The procedural due process requirements for involuntary transfers in California are a lot more expansive than the minimal general requirements set out in Buchanan. Fortunately, most states and school districts, like California, offer students due process rights before they can be transferred involuntarily to an alternative school and provide guidelines for schools and students to follow.

IV. Disparities in Student Discipline

Disparities in student discipline arise when students of specific demographic groups are subjected to particular forms of discipline at a greater rate than students in other demographic groups, and when different and harsher disciplinary actions are taken against students from a particular demographic group compared to students who belong to other demographic groups when they commit the same offenses.

The U.S. Department of Education’s Office for Civil Rights (“OCR”) conducts a Civil Rights Data Collection (“CRDC”) that collects data on key education and civil rights issues in public schools. Student discipline data collected in January 2014, demonstrated that African-American students were more than three times as likely to be suspended or expelled as their white classmates. African-American students only represented 15% of the students in the data collection, but they made up 35% of the students suspended once, 44% of the students suspended more than once, and 36% of students expelled.[52] OCR recognized that disparities in student discipline may be caused by different factors, but they noted that their research suggested that the significant disparities in their data was not explained by more frequent or more serious misbehavior by students of a particular demographic group, such as African-Americans.

These substantial and unexplained racial disparities in student discipline raised concerns that schools across the nation were engaging in racial discrimination that violated federal civil rights laws. Titles IV and VI protect students from discrimination based on race in connection with all programs and activities of a school, which includes programs and activities to ensure and maintain school safety and student discipline. Titles IV and VI requires schools to respond in a racially nondiscriminatory manner when responding to student misbehavior. These concerns gave rise to nationwide compliance reviews and complaint investigations by OCR focused on student discipline. These compliance reviews and investigations uncovered alarming findings nationwide for students based on race, gender, and disability status. California responded to the following data by reforming their student discipline policy to its current state.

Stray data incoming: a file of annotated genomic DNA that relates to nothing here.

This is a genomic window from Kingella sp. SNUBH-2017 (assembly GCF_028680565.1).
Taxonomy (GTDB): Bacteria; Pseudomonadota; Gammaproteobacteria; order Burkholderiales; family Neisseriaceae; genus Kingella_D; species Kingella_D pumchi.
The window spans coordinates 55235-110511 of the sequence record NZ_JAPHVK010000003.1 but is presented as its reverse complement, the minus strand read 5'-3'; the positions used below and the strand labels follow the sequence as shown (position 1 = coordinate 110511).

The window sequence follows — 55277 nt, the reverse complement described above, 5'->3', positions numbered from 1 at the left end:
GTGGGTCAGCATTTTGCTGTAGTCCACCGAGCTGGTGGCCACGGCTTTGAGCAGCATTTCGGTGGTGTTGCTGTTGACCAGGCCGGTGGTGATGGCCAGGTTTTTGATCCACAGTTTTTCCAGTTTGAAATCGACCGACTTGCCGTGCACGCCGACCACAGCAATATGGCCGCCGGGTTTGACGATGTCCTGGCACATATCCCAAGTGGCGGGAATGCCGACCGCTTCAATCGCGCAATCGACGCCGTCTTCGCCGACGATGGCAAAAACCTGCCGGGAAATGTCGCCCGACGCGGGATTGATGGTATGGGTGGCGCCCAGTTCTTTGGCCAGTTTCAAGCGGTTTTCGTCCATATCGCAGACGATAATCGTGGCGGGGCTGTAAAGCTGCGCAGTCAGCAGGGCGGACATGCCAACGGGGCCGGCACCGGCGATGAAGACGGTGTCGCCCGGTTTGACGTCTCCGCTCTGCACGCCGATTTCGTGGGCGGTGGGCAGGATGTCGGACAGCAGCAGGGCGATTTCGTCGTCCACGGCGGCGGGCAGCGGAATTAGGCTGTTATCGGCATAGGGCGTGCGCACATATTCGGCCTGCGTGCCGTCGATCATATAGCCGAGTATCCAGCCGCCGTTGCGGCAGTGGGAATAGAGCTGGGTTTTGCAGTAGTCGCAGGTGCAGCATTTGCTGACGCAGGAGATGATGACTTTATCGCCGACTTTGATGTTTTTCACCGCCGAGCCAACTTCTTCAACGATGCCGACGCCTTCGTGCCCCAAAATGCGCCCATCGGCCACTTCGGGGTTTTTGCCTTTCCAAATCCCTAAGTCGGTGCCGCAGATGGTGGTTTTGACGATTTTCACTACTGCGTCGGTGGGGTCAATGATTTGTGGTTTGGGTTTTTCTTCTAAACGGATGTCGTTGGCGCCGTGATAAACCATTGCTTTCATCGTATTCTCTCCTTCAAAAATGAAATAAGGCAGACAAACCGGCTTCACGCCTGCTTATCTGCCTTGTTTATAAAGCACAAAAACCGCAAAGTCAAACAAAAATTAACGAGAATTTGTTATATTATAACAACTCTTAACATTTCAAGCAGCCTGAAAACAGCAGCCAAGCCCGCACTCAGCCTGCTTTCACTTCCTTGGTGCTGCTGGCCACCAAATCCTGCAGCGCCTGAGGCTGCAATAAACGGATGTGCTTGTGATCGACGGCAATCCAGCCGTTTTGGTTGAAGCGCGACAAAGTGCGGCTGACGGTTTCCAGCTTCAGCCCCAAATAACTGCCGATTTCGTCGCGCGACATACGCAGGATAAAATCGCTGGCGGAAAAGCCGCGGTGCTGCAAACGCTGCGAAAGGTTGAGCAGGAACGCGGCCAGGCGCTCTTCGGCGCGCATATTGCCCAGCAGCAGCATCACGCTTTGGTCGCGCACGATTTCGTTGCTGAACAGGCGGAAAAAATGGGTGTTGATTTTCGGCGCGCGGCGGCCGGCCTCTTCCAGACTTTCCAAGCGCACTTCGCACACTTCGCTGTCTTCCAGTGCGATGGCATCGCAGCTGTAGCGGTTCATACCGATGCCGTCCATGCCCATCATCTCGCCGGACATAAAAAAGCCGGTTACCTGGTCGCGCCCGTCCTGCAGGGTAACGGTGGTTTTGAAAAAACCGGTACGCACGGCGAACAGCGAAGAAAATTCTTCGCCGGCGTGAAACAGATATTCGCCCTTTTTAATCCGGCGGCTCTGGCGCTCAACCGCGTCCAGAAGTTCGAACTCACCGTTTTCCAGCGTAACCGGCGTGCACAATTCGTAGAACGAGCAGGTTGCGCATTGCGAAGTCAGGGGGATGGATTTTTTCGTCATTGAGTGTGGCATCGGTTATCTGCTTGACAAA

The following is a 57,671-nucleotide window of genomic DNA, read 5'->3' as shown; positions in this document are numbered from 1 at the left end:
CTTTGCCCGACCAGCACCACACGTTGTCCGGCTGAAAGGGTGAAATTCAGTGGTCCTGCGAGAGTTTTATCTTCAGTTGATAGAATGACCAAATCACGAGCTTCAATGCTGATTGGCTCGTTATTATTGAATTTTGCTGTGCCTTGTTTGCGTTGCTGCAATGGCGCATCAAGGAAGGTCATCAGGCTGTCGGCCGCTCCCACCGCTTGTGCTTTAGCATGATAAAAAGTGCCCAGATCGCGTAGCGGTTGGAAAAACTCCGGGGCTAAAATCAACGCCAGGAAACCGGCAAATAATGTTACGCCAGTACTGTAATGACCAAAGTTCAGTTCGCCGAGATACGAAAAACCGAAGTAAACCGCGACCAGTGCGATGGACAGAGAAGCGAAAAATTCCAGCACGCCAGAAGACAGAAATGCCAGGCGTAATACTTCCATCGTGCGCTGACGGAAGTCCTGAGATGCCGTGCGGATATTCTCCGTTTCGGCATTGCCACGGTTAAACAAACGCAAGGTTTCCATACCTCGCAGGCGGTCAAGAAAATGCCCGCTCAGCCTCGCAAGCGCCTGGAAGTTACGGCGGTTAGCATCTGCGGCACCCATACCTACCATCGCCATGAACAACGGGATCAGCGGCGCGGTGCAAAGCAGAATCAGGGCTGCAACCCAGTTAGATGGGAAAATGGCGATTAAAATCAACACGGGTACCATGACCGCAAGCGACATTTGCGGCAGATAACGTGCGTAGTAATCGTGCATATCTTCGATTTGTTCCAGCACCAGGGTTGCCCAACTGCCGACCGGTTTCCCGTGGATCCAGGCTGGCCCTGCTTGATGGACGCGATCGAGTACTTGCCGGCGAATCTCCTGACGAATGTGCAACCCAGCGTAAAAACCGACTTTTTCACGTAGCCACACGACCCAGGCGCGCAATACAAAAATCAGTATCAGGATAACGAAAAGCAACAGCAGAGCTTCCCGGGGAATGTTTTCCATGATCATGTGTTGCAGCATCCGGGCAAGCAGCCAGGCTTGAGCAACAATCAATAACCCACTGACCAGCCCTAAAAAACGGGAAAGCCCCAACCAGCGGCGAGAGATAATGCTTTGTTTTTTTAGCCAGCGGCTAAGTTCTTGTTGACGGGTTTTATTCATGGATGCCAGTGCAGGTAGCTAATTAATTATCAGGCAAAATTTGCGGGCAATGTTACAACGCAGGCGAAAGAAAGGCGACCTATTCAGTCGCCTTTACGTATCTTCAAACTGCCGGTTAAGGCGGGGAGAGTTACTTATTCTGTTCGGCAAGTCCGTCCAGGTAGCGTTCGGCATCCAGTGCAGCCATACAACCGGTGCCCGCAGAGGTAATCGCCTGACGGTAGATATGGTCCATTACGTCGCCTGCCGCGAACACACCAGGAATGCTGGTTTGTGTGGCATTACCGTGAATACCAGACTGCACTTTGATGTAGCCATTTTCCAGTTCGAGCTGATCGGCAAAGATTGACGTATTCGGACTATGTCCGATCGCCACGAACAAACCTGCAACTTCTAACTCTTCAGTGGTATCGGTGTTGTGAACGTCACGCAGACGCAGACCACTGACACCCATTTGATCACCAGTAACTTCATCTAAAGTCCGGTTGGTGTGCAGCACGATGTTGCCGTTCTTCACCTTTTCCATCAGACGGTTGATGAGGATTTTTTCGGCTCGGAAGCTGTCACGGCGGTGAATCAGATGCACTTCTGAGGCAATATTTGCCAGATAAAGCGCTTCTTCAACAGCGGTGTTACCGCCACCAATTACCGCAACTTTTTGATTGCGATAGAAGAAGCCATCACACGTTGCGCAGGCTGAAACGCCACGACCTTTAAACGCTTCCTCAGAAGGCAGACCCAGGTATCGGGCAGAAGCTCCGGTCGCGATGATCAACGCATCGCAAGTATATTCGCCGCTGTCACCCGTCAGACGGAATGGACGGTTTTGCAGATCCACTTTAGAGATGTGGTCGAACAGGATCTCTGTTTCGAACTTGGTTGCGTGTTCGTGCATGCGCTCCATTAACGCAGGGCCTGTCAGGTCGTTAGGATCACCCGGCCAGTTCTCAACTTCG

a. Number and percentage of public school students with and without disabilities receiving disciplinary actions by gender and race/ethnicity, for California: School Year 2011-12

 

V. School Discipline Policy Proposals

The issue here is not whether students should ever be suspended, expelled, or involuntarily transferred, but rather whether the frequent use of exclusionary student discipline is effective in helping schools foster positive, healthy, and equitable climates that are conducive to teaching and learning. I think we can all agree that it does not. Below are my policy proposals to further reform student discipline policy in California and offer a model for all states and school districts to follow.

a. Summary of Policy Proposals for In-School Suspensions, Suspensions, and Expulsions

As proposed above, states should have only one category of suspendable and expellable offenses that are uniformed across the nation. Additionally, states should prohibit school districts’ use of in-school suspension, out of school suspension, and expulsion for the catchall category of willful defiance. This means that no students should be suspended or expelled for disrupting the classroom or defying school personnel authority. Instead, other interventions like the ones below should be used to address student misbehavior. Furthermore, all states should require school districts to try alternative measures like the ones below before they can suspend and/or expel a student. Limiting school officials’ discretion to suspend or expel a student for less serious offenses minimizes the risk of disparities in student discipline.

b. Prohibit the Use of Involuntary Transfers